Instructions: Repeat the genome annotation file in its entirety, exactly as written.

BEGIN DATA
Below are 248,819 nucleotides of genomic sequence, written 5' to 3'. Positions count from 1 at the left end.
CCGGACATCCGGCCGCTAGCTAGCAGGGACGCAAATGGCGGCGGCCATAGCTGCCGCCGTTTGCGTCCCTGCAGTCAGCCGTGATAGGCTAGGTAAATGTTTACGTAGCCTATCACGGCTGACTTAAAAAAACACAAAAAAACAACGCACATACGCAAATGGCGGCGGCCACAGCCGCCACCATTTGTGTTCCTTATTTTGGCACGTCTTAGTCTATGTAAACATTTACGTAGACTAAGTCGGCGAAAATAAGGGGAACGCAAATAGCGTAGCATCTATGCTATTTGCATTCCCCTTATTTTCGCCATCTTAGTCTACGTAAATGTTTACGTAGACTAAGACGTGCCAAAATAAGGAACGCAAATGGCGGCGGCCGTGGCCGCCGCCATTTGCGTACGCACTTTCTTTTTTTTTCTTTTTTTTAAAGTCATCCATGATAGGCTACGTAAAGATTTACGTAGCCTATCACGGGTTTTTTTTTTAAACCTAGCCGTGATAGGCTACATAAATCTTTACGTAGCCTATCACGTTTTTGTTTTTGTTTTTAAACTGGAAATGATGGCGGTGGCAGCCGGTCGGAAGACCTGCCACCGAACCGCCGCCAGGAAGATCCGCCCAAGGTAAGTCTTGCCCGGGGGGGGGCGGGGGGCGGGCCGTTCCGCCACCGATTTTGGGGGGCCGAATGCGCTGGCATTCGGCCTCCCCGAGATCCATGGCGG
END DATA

Below are 248,819 nucleotides of genomic sequence, written 5' to 3'. Positions count from 1 at the left end.
CCGGACATCCGGCCGCTAGCTAGCAGGGACGCAAATGGCGGCGGCCATAGCTGCCGCCGTTTGCGTCCCTGCAGTCAGCCGTGATAGGCTAGGTAAATGTTTACGTAGCCTATCACGGCTGACTTAAAAAAACACAAAAAAACAACGCACATACGCAAATGGCGGCGGCCACAGCCGCCACCATTTGTGTTCCTTATTTTGGCACGTCTTAGTCTATGTAAACATTTACGTAGACTAAGTCGGCGAAAATAAGGGGAACGCAAATAGCGTAGCATCTATGCTATTTGCATTCCCCTTATTTTCGCCATCTTAGTCTACGTAAATGTTTACGTAGACTAAGACGTGCCAAAATAAGGAACGCAAATGGCGGCGGCCGTGGCCGCCGCCATTTGCGTACGCACTTTCTTTTTTTTTCTTTTTTTTAAAGTCATCCATGATAGGCTACGTAAAGATTTACGTAGCCTATCACGGGTTTTTTTTTTAAACCTAGCCGTGATAGGCTACATAAATCTTTACGTAGCCTATCACGTTTTTGTTTTTGTTTTTAAACTGGAAATGATGGCGGTGGCAGCCGGTCGGAAGACCTGCCACCGAACCGCCGCCAGGAAGATCCGCCCAAGGTAAGTCTTGCCCGGGGGGGGGCGGGGGGCGGGCCGTTCCGCCACCGATTTTGGGGGGCCGAATGCGCTGGCATTCGGCCTCCCCGAGATCCATGGCGG